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What is it with animals that arouse a primal fear in humans? Maybe we can trace it back to our evolutionary history and survival.  

Psychologists Vanessa LoBue and Judy DeLoache conducted a study that showed adults and children are adept at detecting the presence of snakes and spiders whether they fear them or not, not out of an innate fear of these creatures but maybe from "experience or learned bias."

However another research showed that it is not so much an evolutionary response as it is a natural fear by the inexperienced.  Indeed, my close encounter and observations at the Kinder Zoo seem to support this conclusion.

Last Saturday, The Pergola invited the Kinder Zoo of the Manila Zoo to showcase some of its animals at the mall.  The Zoo brought over Julia, the meter-long, full-sized adult caiman whose jaws were taped shut; Snikee, a very active 7-foot Burmese python; Pig-Ibig, the sleepy Vietnamese potbelly pig; Mols, the dancing Moluccan cockatoo, who feasted on sunflower seeds and grapes; and Boji, the Sulcata tortoise, who moved relatively fast for his size.

This was only the second stop of the roving Kinder Zoo after a three-month stay at the SM North and the enthusiastic response overwhelmed the organizers.  

It helped that we got lucky with the weather.  Coming at the start of the rainy season, the Man upstairs must have a special love for children and animals because He made sure we had a sunny afternoon to make this event a rousing success.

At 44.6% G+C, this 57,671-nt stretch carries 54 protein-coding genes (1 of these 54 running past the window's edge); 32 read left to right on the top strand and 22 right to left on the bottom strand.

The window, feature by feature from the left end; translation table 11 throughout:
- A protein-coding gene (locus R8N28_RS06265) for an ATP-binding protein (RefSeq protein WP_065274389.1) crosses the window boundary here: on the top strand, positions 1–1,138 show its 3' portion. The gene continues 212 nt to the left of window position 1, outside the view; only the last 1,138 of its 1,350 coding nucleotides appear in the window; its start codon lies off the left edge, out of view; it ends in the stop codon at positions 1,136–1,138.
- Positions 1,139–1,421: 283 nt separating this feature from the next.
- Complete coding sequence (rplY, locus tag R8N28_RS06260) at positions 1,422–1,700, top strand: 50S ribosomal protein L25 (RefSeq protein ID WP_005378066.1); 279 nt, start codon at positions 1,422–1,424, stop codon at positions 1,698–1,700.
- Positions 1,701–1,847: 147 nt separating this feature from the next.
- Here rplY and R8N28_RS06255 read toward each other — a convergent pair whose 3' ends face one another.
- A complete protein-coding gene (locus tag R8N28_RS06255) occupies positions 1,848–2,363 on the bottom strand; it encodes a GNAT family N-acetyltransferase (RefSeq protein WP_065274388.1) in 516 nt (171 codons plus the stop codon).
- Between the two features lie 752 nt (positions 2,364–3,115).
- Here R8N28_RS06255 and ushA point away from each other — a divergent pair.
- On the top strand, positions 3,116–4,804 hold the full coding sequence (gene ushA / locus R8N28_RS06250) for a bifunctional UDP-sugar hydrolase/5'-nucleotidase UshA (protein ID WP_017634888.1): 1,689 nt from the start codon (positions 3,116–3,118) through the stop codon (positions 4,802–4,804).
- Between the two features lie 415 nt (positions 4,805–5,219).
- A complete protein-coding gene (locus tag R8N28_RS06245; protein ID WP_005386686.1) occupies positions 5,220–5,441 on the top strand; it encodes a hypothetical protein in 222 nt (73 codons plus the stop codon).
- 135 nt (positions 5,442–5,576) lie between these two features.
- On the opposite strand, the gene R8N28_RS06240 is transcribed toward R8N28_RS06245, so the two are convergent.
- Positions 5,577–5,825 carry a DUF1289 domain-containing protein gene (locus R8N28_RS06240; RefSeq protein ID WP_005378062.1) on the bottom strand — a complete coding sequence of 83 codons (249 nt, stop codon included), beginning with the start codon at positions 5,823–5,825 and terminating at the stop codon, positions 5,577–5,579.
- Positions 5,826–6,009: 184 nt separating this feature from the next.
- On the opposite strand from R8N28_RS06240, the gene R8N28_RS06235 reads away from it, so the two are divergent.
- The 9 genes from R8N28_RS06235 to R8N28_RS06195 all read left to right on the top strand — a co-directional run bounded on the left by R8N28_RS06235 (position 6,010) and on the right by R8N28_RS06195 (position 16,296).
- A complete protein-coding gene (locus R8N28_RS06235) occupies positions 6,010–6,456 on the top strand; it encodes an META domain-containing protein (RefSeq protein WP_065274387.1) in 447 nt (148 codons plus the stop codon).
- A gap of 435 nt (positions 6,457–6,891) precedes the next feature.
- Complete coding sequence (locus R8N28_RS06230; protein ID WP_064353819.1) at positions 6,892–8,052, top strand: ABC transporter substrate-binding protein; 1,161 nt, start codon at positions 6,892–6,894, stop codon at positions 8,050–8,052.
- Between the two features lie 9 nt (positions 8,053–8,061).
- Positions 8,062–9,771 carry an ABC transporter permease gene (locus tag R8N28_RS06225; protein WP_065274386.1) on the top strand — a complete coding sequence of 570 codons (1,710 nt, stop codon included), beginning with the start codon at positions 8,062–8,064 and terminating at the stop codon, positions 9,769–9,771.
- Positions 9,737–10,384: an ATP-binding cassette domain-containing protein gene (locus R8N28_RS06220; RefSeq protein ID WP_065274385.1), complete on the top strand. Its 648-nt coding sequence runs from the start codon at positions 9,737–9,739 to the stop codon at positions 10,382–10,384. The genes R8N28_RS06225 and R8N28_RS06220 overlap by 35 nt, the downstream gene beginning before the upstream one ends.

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As soon as the animals were let out of their cages, there was not a moment's rest as they attracted wave after wave of parents and children who were by turns curious, shy, tentative, terrified, amazed, , delighted, exhilarated, and entertained.  

Given the chance to mingle with the animals, they began to relax and interact with them.  But not all children did; there were one or two who adamantly refused to let their natural wonder overcome their fear.

It did not seem to border on agrizoophobia, the fear of wild animals; it may have been more of a fear of the unknown for these children.  It may surprise them that many wild animals have a natural fear humans borne out of the fear of predation.  

But just as exposure to animals can make people lose their fear of them, so do animals lose their fear of humans after constant exposure to the human world.  However, this leads to dependency and ultimately conflict.  So fear on both sides serve to protect us both from upsetting the balance of Nature.
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I had my own chance to face my own fear of the snake at the Crocodile Farm in Davao City.  Dars challenged me to pose with a Burmese python--whose circumference was probably as big as my thigh--and have it wrap around my neck as was the case with everyone else.

Oooookay.  Piece of cake--except for that instance when I felt its powerful muscles moving as I held its length in my arms and my heart just stopped momentarily.  Let's just say that's why I prefer to be behind the camera.

When I was a child, I had nightmares about being eaten by a tiger.  It was not so much the thought of dying that terrorized me--I had thought that that would be the end of my soul too, and then I would cease to exist forever.  

Isn't that how the native Indians of America also felt towards the camera?  It may well have resembled an animal in their minds, ready to devour their souls if their pictures were taken.  Fascinating objects of wonder these are, animals and cameras alike.

See Picture Gallery here.
 


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